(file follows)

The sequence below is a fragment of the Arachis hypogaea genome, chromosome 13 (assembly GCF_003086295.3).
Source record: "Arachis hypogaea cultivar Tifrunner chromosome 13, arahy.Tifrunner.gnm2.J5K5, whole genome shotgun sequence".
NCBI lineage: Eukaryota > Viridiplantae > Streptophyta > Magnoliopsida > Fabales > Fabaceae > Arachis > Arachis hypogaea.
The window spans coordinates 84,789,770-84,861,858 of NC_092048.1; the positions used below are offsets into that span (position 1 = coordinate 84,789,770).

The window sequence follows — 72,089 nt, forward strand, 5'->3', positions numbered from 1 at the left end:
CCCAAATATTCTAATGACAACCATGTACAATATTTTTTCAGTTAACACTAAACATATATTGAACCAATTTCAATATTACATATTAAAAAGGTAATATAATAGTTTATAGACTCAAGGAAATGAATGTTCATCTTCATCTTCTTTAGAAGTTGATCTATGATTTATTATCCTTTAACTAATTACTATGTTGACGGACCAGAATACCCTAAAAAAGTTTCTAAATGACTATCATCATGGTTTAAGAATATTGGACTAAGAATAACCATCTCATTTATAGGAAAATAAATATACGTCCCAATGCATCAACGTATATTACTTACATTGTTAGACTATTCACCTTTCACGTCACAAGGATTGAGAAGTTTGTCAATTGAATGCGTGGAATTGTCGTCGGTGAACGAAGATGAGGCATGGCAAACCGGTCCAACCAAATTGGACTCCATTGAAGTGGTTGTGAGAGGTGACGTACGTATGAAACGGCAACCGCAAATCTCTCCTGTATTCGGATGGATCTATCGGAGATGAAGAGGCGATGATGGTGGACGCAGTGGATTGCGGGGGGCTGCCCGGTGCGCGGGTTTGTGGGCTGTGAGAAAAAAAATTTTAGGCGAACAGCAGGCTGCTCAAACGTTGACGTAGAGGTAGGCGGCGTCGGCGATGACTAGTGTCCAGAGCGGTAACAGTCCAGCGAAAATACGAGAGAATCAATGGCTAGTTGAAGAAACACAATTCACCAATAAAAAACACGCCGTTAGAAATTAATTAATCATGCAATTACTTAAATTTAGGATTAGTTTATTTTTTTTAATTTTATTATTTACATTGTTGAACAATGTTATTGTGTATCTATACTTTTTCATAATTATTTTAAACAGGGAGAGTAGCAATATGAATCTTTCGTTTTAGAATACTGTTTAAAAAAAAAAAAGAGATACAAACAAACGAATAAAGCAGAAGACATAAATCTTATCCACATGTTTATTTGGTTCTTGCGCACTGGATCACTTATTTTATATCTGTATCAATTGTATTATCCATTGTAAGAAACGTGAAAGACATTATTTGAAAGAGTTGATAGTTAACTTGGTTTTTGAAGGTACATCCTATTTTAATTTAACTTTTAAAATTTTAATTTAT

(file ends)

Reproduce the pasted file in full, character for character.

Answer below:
The sequence below is a fragment of the Arachis hypogaea genome, chromosome 13 (assembly GCF_003086295.3).
Source record: "Arachis hypogaea cultivar Tifrunner chromosome 13, arahy.Tifrunner.gnm2.J5K5, whole genome shotgun sequence".
NCBI lineage: Eukaryota > Viridiplantae > Streptophyta > Magnoliopsida > Fabales > Fabaceae > Arachis > Arachis hypogaea.
The window spans coordinates 84,789,770-84,861,858 of NC_092048.1; the positions used below are offsets into that span (position 1 = coordinate 84,789,770).

The window sequence follows — 72,089 nt, forward strand, 5'->3', positions numbered from 1 at the left end:
CCCAAATATTCTAATGACAACCATGTACAATATTTTTTCAGTTAACACTAAACATATATTGAACCAATTTCAATATTACATATTAAAAAGGTAATATAATAGTTTATAGACTCAAGGAAATGAATGTTCATCTTCATCTTCTTTAGAAGTTGATCTATGATTTATTATCCTTTAACTAATTACTATGTTGACGGACCAGAATACCCTAAAAAAGTTTCTAAATGACTATCATCATGGTTTAAGAATATTGGACTAAGAATAACCATCTCATTTATAGGAAAATAAATATACGTCCCAATGCATCAACGTATATTACTTACATTGTTAGACTATTCACCTTTCACGTCACAAGGATTGAGAAGTTTGTCAATTGAATGCGTGGAATTGTCGTCGGTGAACGAAGATGAGGCATGGCAAACCGGTCCAACCAAATTGGACTCCATTGAAGTGGTTGTGAGAGGTGACGTACGTATGAAACGGCAACCGCAAATCTCTCCTGTATTCGGATGGATCTATCGGAGATGAAGAGGCGATGATGGTGGACGCAGTGGATTGCGGGGGGCTGCCCGGTGCGCGGGTTTGTGGGCTGTGAGAAAAAAAATTTTAGGCGAACAGCAGGCTGCTCAAACGTTGACGTAGAGGTAGGCGGCGTCGGCGATGACTAGTGTCCAGAGCGGTAACAGTCCAGCGAAAATACGAGAGAATCAATGGCTAGTTGAAGAAACACAATTCACCAATAAAAAACACGCCGTTAGAAATTAATTAATCATGCAATTACTTAAATTTAGGATTAGTTTATTTTTTTTAATTTTATTATTTACATTGTTGAACAATGTTATTGTGTATCTATACTTTTTCATAATTATTTTAAACAGGGAGAGTAGCAATATGAATCTTTCGTTTTAGAATACTGTTTAAAAAAAAAAAAGAGATACAAACAAACGAATAAAGCAGAAGACATAAATCTTATCCACATGTTTATTTGGTTCTTGCGCACTGGATCACTTATTTTATATCTGTATCAATTGTATTATCCATTGTAAGAAACGTGAAAGACATTATTTGAAAGAGTTGATAGTTAACTTGGTTTTTGAAGGTACATCCTATTTTAATTTAACTTTTAAAATTTTAATTTAT